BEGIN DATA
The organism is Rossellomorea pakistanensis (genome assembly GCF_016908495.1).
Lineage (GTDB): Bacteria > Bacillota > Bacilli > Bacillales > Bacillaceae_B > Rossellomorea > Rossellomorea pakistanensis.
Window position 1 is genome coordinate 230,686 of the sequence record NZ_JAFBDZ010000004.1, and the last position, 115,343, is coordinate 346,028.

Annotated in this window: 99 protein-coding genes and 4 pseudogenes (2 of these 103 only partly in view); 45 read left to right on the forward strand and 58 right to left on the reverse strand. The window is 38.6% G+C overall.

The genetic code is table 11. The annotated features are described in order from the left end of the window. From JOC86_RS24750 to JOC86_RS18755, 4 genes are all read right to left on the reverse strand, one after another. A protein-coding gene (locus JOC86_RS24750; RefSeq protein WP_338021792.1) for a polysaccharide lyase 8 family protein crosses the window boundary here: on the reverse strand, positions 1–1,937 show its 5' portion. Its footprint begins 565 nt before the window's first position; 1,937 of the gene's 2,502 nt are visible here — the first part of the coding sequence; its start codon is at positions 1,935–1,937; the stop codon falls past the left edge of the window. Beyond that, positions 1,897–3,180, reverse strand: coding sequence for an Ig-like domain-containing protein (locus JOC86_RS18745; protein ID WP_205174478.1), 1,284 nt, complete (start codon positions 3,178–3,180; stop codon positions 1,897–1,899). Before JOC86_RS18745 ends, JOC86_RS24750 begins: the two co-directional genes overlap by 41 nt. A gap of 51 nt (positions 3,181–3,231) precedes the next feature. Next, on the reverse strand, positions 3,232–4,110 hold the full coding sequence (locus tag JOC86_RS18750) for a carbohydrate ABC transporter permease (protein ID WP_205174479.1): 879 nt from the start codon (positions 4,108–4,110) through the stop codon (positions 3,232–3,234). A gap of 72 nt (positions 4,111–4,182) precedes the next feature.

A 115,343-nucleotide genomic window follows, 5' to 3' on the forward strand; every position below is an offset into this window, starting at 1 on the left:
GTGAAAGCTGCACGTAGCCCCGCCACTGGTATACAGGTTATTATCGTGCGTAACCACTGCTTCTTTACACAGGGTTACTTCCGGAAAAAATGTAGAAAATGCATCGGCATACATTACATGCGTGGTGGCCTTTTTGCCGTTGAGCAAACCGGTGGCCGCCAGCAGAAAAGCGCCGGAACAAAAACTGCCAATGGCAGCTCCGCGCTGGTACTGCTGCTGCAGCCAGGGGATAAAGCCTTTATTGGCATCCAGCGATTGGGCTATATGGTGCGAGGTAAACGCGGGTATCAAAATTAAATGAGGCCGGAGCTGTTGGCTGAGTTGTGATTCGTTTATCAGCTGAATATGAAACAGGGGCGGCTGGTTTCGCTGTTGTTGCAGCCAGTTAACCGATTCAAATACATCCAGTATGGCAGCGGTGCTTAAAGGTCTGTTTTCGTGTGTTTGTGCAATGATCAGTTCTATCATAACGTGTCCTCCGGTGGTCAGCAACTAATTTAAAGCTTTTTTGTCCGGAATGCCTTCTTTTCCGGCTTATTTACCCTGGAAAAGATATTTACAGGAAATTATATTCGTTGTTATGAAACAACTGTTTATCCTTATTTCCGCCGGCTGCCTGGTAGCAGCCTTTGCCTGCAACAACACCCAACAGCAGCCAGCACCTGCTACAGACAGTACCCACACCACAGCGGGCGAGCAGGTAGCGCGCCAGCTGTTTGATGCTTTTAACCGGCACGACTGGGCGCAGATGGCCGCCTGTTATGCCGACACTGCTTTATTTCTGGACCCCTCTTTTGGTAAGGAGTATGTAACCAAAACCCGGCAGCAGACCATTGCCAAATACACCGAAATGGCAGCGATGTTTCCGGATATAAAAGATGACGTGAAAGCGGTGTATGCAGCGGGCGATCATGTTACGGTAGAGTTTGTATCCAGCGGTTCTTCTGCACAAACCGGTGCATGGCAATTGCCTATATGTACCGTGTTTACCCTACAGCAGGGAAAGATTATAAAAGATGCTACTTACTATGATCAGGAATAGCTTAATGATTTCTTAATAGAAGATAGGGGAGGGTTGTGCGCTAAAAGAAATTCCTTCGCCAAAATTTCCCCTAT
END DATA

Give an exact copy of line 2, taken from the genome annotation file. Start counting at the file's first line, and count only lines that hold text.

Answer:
Lineage (GTDB): Bacteria > Bacillota > Bacilli > Bacillales > Bacillaceae_B > Rossellomorea > Rossellomorea pakistanensis.